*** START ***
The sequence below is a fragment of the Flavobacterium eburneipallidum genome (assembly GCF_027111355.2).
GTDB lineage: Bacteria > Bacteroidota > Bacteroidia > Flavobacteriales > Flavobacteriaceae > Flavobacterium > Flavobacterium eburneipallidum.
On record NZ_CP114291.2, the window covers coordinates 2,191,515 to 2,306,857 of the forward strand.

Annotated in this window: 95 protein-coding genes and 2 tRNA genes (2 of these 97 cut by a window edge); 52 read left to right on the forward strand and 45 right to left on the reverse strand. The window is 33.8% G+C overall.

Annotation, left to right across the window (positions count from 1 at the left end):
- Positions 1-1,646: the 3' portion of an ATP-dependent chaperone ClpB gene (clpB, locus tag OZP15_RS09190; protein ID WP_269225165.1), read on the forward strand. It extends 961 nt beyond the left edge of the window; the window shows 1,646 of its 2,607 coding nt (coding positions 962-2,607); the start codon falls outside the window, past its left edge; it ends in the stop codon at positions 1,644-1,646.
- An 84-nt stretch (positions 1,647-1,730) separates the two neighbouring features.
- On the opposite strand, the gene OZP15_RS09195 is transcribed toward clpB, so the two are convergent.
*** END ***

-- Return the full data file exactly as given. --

The sequence below is a fragment of the Flavobacterium eburneipallidum genome (assembly GCF_027111355.2).
GTDB lineage: Bacteria > Bacteroidota > Bacteroidia > Flavobacteriales > Flavobacteriaceae > Flavobacterium > Flavobacterium eburneipallidum.
On record NZ_CP114291.2, the window covers coordinates 2,191,515 to 2,306,857 of the forward strand.

Annotated in this window: 95 protein-coding genes and 2 tRNA genes (2 of these 97 cut by a window edge); 52 read left to right on the forward strand and 45 right to left on the reverse strand. The window is 33.8% G+C overall.

Annotation, left to right across the window (positions count from 1 at the left end):
- Positions 1-1,646: the 3' portion of an ATP-dependent chaperone ClpB gene (clpB, locus tag OZP15_RS09190; protein ID WP_269225165.1), read on the forward strand. It extends 961 nt beyond the left edge of the window; the window shows 1,646 of its 2,607 coding nt (coding positions 962-2,607); the start codon falls outside the window, past its left edge; it ends in the stop codon at positions 1,644-1,646.
- An 84-nt stretch (positions 1,647-1,730) separates the two neighbouring features.
- On the opposite strand, the gene OZP15_RS09195 is transcribed toward clpB, so the two are convergent.